Art for the City: Atelier Van Lieshout

Galerie Ron Mandos is thrilled to participate in Art Brussels for the sixteenth time, coinciding with the celebration of the gallery’s 25th anniversary. Art Brussels holds a special place in Galerie Ron Mandos’ heart, providing a vital platform to engage with collectors, artists, and long time friends from Belgium. This year, the gallery presents a diverse array of works by artists including Atelier Van Lieshout

Atelier Van Lieshout will unveil a monumental sculpture The Monument Group as part of Art Brussels’Art for the City initiative, expanding the cultural landscape beyond the confines of the fair. The sculpture group is a monument to a future uprising and questions the cultural expression of heroism and its social implications of rulers and those ruled. Challenging the conventional notion of monuments that typically celebrate political and military victories, this sculpture exemplifies Atelier Van Lieshout’s artistic ethos, which revolves around subverting established norms, exploring societal constructs, and provoking critical dialogue on power dynamics and human behavior. Another work by Atelier VanLieshout – the Vulture –can be found in the booth of Galerie Ron Mandos.

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ABOUT Atelier Van Lieshout

Atelier Van Lieshout is the studio founded by sculptor, painter and visionary Joep van Lieshout. After graduating at the Rotterdam Art Academy Van Lieshout quickly rose to fame with projects that travelled between the world of easy-clean design and the non-functional area of art: sculpture and installations, buildings and furniture, utopias and dystopias.

In 1995, Van Lieshout founded his studio and has been working solely under the studio’s name ever since. The studio moniker exists in Van Lieshout’s practice as a methodology toward undermining the myth of the artistic genius. Over the past three decades, Van Lieshout has established a multidisciplinary practice that produces works on the borders between art, design, and architecture. By investigating the thin line between manufacturing art and mass-producing functional objects, he seeks to find the boundaries between fantasy and function, between fertility and destruction. Van Lieshout dissects systems, be it society as a whole or the human body; he experiments, looks for alternatives, takes exhibitions as experiments for recycling, and has even declared an independent state in the port of Rotterdam AVL-Ville (2001)—a free state in the Rotterdam harbour, with a minimum of rules, a maximum of liberties, and the highest degree of autarky. All of these activities are conducted within Van Lieshout’s signature style of provocation—be it political or material.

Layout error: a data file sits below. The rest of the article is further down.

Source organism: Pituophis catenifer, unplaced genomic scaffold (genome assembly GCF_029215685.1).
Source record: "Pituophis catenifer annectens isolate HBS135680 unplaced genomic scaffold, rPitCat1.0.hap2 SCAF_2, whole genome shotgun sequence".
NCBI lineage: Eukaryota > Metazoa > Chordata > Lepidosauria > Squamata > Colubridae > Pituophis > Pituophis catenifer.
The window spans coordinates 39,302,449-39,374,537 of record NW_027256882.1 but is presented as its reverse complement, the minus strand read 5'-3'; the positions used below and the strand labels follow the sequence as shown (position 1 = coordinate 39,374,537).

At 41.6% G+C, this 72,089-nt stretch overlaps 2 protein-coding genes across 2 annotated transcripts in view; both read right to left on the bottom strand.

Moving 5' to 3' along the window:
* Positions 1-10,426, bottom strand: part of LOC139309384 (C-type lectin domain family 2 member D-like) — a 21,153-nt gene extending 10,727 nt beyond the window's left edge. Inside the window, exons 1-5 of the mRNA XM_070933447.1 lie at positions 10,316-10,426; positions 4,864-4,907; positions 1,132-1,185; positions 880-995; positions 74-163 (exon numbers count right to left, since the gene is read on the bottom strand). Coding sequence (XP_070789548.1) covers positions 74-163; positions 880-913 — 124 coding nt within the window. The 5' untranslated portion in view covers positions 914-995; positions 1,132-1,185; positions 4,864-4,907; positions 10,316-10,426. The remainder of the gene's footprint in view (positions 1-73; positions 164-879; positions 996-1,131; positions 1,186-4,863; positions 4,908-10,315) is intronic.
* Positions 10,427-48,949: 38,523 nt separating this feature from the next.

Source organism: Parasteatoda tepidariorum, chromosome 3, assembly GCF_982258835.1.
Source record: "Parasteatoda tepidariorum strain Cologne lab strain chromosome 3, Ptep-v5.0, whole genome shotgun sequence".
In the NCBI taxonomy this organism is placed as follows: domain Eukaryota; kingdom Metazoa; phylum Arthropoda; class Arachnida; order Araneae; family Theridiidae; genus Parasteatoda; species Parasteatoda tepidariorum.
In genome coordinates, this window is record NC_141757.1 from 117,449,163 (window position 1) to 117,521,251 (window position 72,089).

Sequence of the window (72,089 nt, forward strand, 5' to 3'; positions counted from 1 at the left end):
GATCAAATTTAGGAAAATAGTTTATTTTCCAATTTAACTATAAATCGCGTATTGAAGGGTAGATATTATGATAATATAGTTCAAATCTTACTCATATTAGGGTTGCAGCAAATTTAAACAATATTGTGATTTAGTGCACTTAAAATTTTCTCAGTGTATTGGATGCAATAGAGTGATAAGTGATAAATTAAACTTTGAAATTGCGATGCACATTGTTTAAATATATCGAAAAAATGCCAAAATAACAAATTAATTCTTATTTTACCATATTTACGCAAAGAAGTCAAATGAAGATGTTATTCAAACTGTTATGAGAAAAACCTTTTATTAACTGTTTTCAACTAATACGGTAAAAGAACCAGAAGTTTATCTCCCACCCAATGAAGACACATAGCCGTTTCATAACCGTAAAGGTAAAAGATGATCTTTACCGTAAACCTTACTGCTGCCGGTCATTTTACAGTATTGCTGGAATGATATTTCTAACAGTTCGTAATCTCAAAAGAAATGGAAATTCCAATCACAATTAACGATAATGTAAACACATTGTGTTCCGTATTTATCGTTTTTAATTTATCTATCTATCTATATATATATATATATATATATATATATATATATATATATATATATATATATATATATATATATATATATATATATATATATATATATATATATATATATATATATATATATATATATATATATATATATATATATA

Van Lieshout combines an imaginative aesthetic and ethic with a spirit of entrepreneurship; his work has motivated movements in the fields of architecture and ecology, and has been internationally celebrated, exhibited, and published. His works share a number of recurring themes, motives, and obsessions: systems, power, autarky, life, sex, and death—each of these trace the human individual in the face of a greater whole such as his well-known work the Domestikator (2015). This sculpture caused controversy before even being placed at the Louvre in Jardin de Tuilleries, but was adopted by Centre Pompidou where it was shown during FiAC (2017).

Van Lieshout’s works have been included in the Gwangju, Venice, Yokohama, Christchurch, Shanghai and São Paulo biennials. AVL is in part of the permanent collections of public and private institutions such as: Museum Boijmans Van Beuningen, Rotterdam; Stedelijk Museum, Amsterdam; Centraal Museum, Utrecht; Van Abbemuseum, Eindhoven; Bonnefantenmuseum, Maastricht; Museum Kröller-Müller, Otterlo; Museum Voorlinden, Wassenaar; Centre Pompidou, Parijs; Collectie Marta Herford, Herford; Stichting Prada, Milaan; FNAC, Parijs; Ludwig Forum, Aken; Folkwang-museum, Essen; Migros Museum für Gegenwartskunst, Zürich; MoMA, New York, en het Walker Art Center, Minneapolis.

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